Young Syrian refugee on the streets of Istanbul asking for money to feed his siblings, credit: Micheal Dean A Syrian refugee on the streets of Istanbul. Turkey is hosting more than 350,000 refugees from the conflict across its border. Image credit: Micheal Dean

I can connect with what refugees go through
Walking through the clean streets of Istanbul, one cannot miss the pale looking refugee women and children begging for money for a meal.

These are Syrians who have fled their country because of war and conflict, who prefer to stay outside the settlement camps where the majority of refugees live. As an African from a post-war region of Northern Uganda, and having witnessed the pain of conflict, I can connect with what the Syrian refugees are going through. Their survival on the streets is a clear indicator of a bad situation that has turned worse. This reminds me of my mother risking her life in order to bring us food from our abandoned, rebel-infested village in Gulu. I can see my family’s suffering all over again in the eyes of these Syrian women and children.

A shift in the media coverage of Syrian refugees

I recently interviewed Turkish citizens, international journalism students and Middle East academics on the coverage of refugees, after a conference on how the media reports conflicts. One issue they all raised is the media coverage of Syrians and to that effect, peace advocates are now calling for the institution of peace journalism training in a bid to improve refugee coverage.

Ali Karacan, for example, says local media are not reporting on the suffering of Syrian refugees.

“There are more media reports about Syrians in the international media than local media. Yet the locals, being closer, should offer more coverage on Syrian refugees in order to create room for dialogue and peacemaking,” he says.

Most coverage seems to centre around problems, not solutions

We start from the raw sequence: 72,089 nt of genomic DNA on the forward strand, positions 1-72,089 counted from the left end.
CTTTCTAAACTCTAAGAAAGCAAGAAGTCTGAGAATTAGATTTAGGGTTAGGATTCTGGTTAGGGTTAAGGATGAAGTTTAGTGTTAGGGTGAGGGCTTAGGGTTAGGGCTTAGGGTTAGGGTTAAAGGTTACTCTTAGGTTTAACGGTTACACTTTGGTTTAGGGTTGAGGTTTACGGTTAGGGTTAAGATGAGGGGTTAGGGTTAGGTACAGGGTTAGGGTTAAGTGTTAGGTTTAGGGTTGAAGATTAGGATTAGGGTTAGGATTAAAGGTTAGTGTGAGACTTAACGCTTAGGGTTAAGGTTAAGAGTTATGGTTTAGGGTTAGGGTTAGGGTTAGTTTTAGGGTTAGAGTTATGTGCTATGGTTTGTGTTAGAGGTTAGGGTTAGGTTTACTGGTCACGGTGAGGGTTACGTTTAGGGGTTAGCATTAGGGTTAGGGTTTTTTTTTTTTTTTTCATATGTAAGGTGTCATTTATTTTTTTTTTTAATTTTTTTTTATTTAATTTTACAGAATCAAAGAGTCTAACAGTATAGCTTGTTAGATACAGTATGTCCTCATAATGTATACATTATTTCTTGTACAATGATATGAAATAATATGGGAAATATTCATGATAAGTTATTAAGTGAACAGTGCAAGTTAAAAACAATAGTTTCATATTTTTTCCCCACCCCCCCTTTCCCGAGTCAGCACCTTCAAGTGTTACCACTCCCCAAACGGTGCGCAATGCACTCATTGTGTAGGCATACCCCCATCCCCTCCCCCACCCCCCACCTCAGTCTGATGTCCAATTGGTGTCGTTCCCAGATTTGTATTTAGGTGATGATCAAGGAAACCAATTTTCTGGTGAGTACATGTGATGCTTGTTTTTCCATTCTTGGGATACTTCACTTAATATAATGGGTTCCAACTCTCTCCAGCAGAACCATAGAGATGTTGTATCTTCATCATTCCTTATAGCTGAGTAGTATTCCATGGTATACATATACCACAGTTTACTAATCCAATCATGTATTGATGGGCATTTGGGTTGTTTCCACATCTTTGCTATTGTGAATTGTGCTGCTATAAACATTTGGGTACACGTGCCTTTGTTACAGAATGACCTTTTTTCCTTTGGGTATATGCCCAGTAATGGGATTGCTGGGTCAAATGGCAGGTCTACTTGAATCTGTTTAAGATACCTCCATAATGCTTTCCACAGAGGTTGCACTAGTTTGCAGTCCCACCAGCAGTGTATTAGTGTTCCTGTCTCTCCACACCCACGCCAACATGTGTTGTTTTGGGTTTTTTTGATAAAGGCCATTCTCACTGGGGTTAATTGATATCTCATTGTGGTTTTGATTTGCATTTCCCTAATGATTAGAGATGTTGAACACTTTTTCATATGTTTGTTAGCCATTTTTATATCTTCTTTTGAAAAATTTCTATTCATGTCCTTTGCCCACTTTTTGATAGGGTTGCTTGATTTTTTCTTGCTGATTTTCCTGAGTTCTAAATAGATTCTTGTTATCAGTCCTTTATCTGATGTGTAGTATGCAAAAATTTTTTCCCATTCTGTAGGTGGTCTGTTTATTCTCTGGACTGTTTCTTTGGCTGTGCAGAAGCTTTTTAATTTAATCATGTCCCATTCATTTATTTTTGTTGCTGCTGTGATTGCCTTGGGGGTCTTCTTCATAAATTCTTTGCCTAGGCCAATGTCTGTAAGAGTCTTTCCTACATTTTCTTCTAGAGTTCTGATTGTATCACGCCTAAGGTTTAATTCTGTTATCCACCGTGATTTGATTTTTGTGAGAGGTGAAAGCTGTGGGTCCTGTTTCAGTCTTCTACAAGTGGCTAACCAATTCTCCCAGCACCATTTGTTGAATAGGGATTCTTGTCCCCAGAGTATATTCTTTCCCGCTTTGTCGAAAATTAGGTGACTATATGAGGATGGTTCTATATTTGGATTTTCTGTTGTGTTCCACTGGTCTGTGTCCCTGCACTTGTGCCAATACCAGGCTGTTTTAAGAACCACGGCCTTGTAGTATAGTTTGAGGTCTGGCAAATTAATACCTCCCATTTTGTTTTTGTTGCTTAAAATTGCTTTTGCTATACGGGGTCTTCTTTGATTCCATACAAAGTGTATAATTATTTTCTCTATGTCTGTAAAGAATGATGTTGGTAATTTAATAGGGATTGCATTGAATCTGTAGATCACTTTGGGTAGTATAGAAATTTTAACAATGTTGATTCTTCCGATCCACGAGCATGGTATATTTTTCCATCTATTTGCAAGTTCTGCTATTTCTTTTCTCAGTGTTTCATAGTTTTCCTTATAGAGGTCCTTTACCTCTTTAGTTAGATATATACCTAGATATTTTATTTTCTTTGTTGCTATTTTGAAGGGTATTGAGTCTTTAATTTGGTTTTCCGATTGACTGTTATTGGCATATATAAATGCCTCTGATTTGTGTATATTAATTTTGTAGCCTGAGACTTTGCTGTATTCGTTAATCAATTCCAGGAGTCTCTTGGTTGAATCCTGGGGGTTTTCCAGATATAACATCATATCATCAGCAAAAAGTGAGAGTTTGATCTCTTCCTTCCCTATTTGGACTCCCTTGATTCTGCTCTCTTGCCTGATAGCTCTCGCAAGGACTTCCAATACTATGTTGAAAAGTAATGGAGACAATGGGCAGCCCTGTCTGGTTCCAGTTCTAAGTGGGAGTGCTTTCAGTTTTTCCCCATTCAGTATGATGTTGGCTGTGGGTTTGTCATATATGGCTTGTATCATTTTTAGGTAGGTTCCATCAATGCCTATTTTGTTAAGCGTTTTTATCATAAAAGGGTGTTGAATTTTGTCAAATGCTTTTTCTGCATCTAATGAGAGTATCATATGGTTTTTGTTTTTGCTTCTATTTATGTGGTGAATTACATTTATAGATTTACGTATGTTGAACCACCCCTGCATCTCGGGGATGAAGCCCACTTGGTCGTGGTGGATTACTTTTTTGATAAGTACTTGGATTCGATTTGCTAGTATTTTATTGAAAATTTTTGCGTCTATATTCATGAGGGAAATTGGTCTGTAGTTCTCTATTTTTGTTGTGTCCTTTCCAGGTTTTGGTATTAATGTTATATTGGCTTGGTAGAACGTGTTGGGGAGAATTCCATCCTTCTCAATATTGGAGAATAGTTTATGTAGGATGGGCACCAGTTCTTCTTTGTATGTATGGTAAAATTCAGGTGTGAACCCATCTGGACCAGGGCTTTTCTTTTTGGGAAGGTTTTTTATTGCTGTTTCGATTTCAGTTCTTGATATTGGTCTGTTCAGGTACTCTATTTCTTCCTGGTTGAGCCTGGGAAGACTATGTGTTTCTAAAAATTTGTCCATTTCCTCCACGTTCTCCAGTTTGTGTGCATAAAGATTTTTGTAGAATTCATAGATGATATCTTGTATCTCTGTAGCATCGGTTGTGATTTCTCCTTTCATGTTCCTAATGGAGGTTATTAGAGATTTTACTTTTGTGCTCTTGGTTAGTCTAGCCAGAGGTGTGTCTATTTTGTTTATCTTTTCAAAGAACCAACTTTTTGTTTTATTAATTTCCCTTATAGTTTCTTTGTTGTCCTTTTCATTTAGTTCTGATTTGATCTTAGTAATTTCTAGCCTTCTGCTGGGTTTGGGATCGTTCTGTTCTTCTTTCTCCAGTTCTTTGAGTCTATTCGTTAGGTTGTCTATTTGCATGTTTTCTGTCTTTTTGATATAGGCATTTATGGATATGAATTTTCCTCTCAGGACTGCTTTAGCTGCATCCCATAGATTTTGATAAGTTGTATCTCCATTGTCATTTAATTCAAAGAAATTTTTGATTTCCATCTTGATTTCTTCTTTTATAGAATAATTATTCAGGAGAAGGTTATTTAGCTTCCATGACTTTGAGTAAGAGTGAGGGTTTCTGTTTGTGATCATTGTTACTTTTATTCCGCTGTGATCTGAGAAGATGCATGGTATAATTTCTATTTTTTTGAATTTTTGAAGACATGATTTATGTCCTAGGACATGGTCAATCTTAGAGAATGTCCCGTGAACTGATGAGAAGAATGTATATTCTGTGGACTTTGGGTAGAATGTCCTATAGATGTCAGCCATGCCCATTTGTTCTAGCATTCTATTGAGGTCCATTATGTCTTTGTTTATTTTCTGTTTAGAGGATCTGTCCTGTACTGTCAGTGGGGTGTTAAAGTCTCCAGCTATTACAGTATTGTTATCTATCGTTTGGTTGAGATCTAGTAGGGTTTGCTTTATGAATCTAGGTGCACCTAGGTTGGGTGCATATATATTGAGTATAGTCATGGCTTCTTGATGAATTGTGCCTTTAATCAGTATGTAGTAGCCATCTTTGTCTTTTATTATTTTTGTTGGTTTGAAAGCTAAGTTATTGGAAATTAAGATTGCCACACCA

Michael Dean, a peace journalism student at the University of Park in the US, also thinks that there is less coverage of Syrian refugees in the media: “From what I have seen personally, I would say most media coverage does not give a balanced portrayal of Syrian refugees. Most of the coverage seems to centre around the problems caused by the migration of people, rather than solutions or even the underlying causes.

“Some coverage seems to even label them as menacing, and this in no way helps the situation,” he adds.

“I believe more stories covering peace makers, people who are offering solutions to problems, could not only help the situation but entice more people to participate or empathise with the plight of the refugees, as well as the citizens of Turkey”.

Dr. Metin Ersoy, from the University of Eastern Mediterranean, says that the general tendency of Turkish media is problematic.

“At the beginning of the refugee movement, the Turkish media atmosphere was positive to this movement. Later on, and we do not know exactly when that changed the media coverage, it became more dramatic”.

According to Ersoy, the issues are covered with limited and essentially elite sources. “They cover any issues related with Syrian refugees, but journalists are not asking the ‘why’ question in order to investigate the conditions and problems the refugees are facing.”

The positive impact of a 'peace journalism' approach

The media should think about the consequences of their news reports
When I was invited to share my experience with reporting on Internally Displaced Persons (IDPs) in Northern Uganda as a learning lesson for Turkish reporters and students at an event jointly organised by Istanbul University Turkey and Park University in the US, little did I know that all the focus would be on Syrian refugees, and indeed Syrians in Turkey, which is hosting more than 350,000 refugees

Dr Metin says that the Turkish media should use more empathy as they report on Syrian refugees. He hailed World peace journalism trainer, Professor Steve Youngblood from the Centre for Global Peace Journalism at Park University, for doing a remarkable job with peace journalism training and mentoring in conflict affected countries, particularly on Syrian war victims.

For Dr Metin, Youngblood’s Peace Journalism project is a big contribution to Turkish media in terms of capacity building, and that it boosts the efforts of local peace organisations and institutions.

He says the media ought to cover the issues from a different point of view: “They need to give a stronger voice to those people for us to understand the situation.”

“The media should think about the consequences of their news reports and the effect it has on civilians,” he adds.

Nevertheless, on a positive note, there is still hope. Prof. Nilüfer Pembecioğlu of Istanbul University has launched a peace journalism training course, and her and Youngblood have extended the training to Adana University in Turkey.

A peace journalism approach can help stop bad situations from becoming worse. So providing formal training in it could help the media to create a peaceful society. We should encourage it at every opportunity.